In order to cut out that crust stress even more, just grab the frozen, pre-made pie crusts from Trader Joe’s. It’s on our list of Christmas TJ faves over here. I’m really picky about pie crust, but Y’ALL. These are delicious. I suggest rolling these out a little more until they’re quite a bit thinner, as they’re VERY thick the way they come and that takes away from the filling.

Filling:

  • 6 small Bartlett pears, peeled & chopped
  • 1/2 C fresh cranberries, halved
  • 2 Tbls honey, slightly heated
  • 1 tsp cinnamon
  • 1/4 tsp cloves
  • 2 tsp lemon juice

I TJ pie crust, rolled out until it’s 1/8″ thick (ish).

Maple-ginger glaze:

  • 1/3 C maple syrup
  • 1/2 tsp grated fresh ginger

All right, you found me out. It’s not a glaze, but it’s delicious. I just didn’t know what else to call it.

Preheat the oven to 350. Mix together all the filling ingredients. Since the ripe pears are very delicate and you don’t want the filling to be total mush, heat up the honey a little until it’s quite liquid. Mix gently with a spoon until all fruit is covered in the honey + spices.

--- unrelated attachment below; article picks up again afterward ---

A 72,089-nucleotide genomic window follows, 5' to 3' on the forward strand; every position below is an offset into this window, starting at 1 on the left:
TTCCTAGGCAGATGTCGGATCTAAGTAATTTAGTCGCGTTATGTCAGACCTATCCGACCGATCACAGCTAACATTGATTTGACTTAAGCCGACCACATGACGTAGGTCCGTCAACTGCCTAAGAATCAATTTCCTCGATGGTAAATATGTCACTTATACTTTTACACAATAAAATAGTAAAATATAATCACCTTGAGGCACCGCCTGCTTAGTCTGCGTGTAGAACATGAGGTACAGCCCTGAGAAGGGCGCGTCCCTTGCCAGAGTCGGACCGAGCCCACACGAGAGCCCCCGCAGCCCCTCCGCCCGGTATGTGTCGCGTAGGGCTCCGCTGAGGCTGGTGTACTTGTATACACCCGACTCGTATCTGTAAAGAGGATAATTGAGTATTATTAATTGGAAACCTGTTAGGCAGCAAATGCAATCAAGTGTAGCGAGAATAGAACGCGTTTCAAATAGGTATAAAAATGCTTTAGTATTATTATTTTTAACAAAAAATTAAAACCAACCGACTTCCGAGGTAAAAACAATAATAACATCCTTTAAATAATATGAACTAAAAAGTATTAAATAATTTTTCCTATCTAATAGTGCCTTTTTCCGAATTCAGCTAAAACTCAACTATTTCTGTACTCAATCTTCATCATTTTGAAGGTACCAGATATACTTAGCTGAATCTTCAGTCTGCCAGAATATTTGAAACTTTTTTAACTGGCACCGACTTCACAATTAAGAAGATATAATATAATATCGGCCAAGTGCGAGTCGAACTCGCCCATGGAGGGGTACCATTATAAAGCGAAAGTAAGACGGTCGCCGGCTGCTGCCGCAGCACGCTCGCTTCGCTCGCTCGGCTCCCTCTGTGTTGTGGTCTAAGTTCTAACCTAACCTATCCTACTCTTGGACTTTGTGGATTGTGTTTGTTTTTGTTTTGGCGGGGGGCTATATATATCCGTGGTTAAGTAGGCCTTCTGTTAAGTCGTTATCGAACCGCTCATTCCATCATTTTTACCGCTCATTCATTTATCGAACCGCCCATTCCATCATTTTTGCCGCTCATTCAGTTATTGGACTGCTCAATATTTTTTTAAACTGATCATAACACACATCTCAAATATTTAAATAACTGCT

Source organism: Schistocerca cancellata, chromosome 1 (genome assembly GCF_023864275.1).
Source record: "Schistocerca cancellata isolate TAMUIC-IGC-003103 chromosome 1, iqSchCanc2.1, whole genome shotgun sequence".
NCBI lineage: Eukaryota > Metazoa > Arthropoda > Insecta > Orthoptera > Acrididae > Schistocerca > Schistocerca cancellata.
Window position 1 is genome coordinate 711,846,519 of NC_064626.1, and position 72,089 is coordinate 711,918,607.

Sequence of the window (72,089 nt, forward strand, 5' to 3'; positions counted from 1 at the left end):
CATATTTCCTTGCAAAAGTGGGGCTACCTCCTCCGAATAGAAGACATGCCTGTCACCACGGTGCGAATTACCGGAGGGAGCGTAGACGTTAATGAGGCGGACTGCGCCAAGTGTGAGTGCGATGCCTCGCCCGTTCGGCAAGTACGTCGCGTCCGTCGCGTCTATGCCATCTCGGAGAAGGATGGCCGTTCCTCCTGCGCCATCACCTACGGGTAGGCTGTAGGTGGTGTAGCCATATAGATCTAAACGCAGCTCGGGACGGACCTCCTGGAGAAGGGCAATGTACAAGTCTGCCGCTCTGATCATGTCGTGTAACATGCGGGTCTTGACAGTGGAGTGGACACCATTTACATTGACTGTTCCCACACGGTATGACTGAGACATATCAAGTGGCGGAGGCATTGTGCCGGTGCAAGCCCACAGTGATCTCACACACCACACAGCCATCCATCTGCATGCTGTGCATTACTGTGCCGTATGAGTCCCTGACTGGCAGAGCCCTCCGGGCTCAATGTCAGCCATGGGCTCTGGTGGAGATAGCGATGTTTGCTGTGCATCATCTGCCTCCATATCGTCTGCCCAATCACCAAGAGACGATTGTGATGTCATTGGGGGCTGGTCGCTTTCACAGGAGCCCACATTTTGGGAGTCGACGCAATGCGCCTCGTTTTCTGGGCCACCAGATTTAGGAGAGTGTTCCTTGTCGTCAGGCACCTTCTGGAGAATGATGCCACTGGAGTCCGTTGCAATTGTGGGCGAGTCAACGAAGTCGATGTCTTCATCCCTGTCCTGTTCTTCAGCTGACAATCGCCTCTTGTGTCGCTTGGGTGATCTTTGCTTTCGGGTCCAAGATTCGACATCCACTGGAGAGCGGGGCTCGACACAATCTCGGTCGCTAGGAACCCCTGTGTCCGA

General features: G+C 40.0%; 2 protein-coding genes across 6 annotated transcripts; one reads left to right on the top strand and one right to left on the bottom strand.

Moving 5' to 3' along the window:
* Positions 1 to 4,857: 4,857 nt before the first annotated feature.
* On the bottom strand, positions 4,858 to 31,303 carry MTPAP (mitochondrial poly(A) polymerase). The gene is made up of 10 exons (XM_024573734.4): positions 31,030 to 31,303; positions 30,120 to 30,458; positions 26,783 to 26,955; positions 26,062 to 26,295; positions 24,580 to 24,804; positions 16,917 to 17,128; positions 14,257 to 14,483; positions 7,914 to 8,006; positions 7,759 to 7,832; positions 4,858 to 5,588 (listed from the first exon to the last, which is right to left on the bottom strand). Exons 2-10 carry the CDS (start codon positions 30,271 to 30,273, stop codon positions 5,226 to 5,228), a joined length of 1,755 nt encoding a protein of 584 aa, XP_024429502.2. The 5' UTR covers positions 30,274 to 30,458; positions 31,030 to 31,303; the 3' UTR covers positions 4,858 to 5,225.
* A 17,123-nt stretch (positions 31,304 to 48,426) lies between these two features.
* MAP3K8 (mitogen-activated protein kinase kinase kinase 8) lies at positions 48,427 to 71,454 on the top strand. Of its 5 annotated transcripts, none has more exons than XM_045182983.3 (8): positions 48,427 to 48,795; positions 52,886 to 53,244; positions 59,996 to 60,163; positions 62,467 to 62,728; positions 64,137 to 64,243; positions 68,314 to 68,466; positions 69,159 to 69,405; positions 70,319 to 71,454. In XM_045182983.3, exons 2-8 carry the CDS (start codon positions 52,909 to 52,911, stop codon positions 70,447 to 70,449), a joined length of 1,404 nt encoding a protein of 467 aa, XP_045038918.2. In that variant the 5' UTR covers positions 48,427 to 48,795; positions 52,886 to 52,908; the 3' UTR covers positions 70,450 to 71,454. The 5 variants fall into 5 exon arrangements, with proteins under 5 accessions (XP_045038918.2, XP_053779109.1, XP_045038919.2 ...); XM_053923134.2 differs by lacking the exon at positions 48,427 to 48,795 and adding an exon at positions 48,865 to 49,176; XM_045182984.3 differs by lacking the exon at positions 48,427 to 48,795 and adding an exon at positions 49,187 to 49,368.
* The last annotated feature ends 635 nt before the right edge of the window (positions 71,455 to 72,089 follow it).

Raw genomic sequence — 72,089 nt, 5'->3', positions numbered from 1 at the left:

Put the maple syrup and ginger in a small bowl and microwave it for 20 seconds.

Seriously. Microwave it.

Place the rolled-out dough either in a pie dish or on a lipped baking sheet, lined with parchment paper. The fruit will cook down and probably spill out of the dough, so make sure you’ve got something with a lip on it. The parchment paper will make sure that even though the galette is surrounded by sticky fruit liquid, you’ll still be able to get it off the baking dish.

Place your fruit filling into the center of the pie crust until you have 1″ to 1 ½” of dough all around. You may have some filling leftover! Pull the edges of the dough up around the filling and pleat it like you’re recovering a chair.

Bake it on 350 until the filling is bubbling and the crust is starting to brown. Brush it with butter and leave it for another 3-5 minutes until the crust is golden brown. Take it out of the oven and let it sit until it’s slightly cooled. Then you can take it out of the baking dish and plate it.

Drizzle the maple-ginger glaze over it and serve!

Serves: 4 (or like just you, but like I’m not gonna tell you how to live)

Egészségedre!

Hannah

 

 

 

Friday Faves: Trader Joes (Christmas edition)